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Time Discounting and the Body Mass Index

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  • Borghans,Lex
  • Golsteyn,Bart H.H.

    (ROA rm)

Abstract

In many Western countries, the relative weight of people – measured by the Body Mass Index (BMI) – has increased substantially in recent years, leading to an increasing incidence of overweight and related health problems. As with many forms of risky behavior, it is plausible that overweight is related to the individual discount rate. Increases in credit card debts, the rise in gambling and the development of a more hedonic life style, suggest that the average discount rate has increased over time. This increase may have been the cause of the increase in BMI. Applying a large set of indicators for the individual discount rate, this paper analyzes whether changes in time discounting can account for differences in body mass between individuals at a given point in time and whether changes in the average individual discount rate can explain the remarkable increase in BMI experienced in recent years. We find some evidence for a link between time discounting and differences in BMI between people, but this relationship depends strongly on the choice of the proxy for the discount rate. Giving our hypothesis the best chance, we analyze the development of the time discounting proxies that are most strongly related to BMI. We find no evidence for a change of these proxies over time. Our main conclusion therefore is that overweight might be related to the way people discount future health benefits, but the increase in BMI has to be explained by shifts in other parameters that determine the intertemporal decisions regarding the trade-off of current and future health and satisfaction.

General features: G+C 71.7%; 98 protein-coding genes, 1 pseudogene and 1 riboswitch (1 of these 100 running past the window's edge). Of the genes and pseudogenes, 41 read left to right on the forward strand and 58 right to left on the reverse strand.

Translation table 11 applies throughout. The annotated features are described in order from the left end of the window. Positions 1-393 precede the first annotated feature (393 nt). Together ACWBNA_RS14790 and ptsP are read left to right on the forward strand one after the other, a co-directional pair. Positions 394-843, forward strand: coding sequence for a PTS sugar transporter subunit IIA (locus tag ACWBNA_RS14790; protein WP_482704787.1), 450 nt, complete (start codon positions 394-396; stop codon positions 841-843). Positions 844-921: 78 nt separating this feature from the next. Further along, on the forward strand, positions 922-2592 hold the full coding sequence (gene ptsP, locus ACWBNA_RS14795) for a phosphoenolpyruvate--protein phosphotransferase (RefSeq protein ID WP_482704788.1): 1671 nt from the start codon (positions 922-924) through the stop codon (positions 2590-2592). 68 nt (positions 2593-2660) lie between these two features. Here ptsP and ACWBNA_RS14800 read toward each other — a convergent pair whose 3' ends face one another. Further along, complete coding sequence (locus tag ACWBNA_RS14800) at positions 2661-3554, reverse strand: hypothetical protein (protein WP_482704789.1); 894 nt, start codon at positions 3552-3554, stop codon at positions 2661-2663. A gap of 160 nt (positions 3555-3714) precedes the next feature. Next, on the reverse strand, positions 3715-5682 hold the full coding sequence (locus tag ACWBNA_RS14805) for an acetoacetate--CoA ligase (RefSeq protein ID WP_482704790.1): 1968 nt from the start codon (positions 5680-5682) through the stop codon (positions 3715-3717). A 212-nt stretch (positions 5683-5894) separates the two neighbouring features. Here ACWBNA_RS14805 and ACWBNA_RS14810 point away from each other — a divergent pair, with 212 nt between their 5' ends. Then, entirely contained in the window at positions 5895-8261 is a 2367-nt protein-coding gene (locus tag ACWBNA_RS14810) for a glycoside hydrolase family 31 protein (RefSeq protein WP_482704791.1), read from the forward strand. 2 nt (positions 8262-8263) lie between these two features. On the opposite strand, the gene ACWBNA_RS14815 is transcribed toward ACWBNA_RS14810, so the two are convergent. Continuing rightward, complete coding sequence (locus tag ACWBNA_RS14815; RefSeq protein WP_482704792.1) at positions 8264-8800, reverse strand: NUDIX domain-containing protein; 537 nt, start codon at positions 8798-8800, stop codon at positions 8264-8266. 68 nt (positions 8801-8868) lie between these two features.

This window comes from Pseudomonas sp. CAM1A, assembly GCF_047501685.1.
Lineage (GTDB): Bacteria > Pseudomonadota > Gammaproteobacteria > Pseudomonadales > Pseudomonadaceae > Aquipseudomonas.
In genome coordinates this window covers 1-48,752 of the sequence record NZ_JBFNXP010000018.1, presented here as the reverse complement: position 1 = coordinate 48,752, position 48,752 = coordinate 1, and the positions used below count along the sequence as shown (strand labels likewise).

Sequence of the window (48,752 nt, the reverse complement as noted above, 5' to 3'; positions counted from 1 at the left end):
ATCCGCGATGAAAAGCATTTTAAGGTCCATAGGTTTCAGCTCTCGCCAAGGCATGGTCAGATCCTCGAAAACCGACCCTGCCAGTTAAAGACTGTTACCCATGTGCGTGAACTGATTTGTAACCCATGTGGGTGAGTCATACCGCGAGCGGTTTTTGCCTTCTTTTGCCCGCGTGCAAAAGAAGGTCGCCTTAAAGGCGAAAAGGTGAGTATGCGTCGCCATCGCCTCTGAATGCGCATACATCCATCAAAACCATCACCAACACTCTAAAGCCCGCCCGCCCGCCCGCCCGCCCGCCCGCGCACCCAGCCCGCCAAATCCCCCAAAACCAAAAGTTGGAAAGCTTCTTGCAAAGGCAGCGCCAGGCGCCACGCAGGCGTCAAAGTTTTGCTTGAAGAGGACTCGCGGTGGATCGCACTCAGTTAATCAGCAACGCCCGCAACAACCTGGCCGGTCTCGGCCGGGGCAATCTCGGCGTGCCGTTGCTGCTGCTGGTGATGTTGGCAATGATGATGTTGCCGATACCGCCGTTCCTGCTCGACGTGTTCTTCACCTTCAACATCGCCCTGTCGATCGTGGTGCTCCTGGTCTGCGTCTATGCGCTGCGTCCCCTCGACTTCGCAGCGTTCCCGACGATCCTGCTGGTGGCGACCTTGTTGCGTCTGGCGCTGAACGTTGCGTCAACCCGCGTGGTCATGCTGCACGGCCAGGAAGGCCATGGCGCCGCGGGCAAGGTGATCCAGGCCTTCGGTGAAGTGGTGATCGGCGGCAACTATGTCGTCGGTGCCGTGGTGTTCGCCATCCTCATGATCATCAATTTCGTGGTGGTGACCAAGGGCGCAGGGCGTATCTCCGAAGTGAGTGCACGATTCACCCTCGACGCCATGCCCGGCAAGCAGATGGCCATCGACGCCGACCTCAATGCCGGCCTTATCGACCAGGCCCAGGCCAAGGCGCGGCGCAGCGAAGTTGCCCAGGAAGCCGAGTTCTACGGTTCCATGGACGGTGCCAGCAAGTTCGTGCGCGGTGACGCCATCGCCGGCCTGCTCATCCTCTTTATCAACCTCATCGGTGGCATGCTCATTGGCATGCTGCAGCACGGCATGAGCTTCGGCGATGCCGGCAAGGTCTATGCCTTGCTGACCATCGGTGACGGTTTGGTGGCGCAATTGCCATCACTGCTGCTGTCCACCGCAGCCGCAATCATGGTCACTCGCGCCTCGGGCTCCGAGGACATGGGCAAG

Suggested Citation

  • Borghans,Lex & Golsteyn,Bart H.H., 2005. "Time Discounting and the Body Mass Index," ROA Research Memorandum 006, Maastricht University, Research Centre for Education and the Labour Market (ROA).
  • Handle: RePEc:unm:umaror:2005006
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    Cited by:

    1. Shinsuke Ikeda & Kang Myong-Il & Fumio Ohtake, 2009. "Fat Debtors: Time Discounting, Its Anomalies, and Body Mass Index," ISER Discussion Paper 0732, Institute of Social and Economic Research, Osaka University.
    2. Liam Delaney & Colm Harmon & Patrick Wall, 2008. "Behavioral Economics And Drinking Behavior: Preliminary Results From An Irish College Study," Economic Inquiry, Western Economic Association International, vol. 46(1), pages 29-36, January.
    3. Golsteyn, B.H.H. & Grönqvist, H. & Lindahl, L., 2013. "Time preferences and lifetime outcomes," ROA Research Memorandum 019, Maastricht University, Research Centre for Education and the Labour Market (ROA).
    4. Beraldo, Sergio & Caruso, Raul & Turati, Gilberto, 2013. "Life is now! Time preferences and crime: Aggregate evidence from the Italian regions," Journal of Behavioral and Experimental Economics (formerly The Journal of Socio-Economics), Elsevier, vol. 47(C), pages 73-81.
    5. Wölbert, E.M. & Riedl, A.M., 2013. "Measuring time and risk preferences: Reliability, stability, domain specificity," Research Memorandum 041, Maastricht University, Graduate School of Business and Economics (GSBE).
    6. J. Ignacio Garcia-Perez & Juan F. Jimeno, 2007. "Public Sector Wage Gaps In Spanish Regions," Manchester School, University of Manchester, vol. 75(4), pages 501-531, July.
    7. Baum II, Charles L. & Ruhm, Christopher J., 2009. "Age, socioeconomic status and obesity growth," Journal of Health Economics, Elsevier, vol. 28(3), pages 635-648, May.
    8. Brunello, Giorgio & D'Hombres, Beatrice, 2007. "Does body weight affect wages?: Evidence from Europe," Economics & Human Biology, Elsevier, vol. 5(1), pages 1-19, March.
    9. Myong-Il Kang & Shinsuke Ikeda, 2010. "Time Discounting and Smoking Behavior under Tax Hikes," ISER Discussion Paper 0782, Institute of Social and Economic Research, Osaka University.
    10. Sergio Beraldo & Raul Caruso & Gilberto Turati, 2012. "Life is Now! Time Discounting and Crime: Aggregate Evidence from the Italian Regions (2002-2007)," Working papers 013, Department of Economics and Statistics (Dipartimento di Scienze Economico-Sociali e Matematico-Statistiche), University of Torino.
    11. Yang, Muzhe & Huang, Rui, 2010. "Exposure to Obesity and Weight Gain among Adolescents," Research Reports 149944, University of Connecticut, Food Marketing Policy Center.
    12. Cavaco, Sandra & Eriksson, Tor & Skalli, Ali, 2011. "Life Cycle Development of Obesity and Its Determinants," Working Papers 11-7, University of Aarhus, Aarhus School of Business, Department of Economics.

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    Keywords

    education; training and the labour market;

    JEL classification:

    • I1 - Health, Education, and Welfare - - Health

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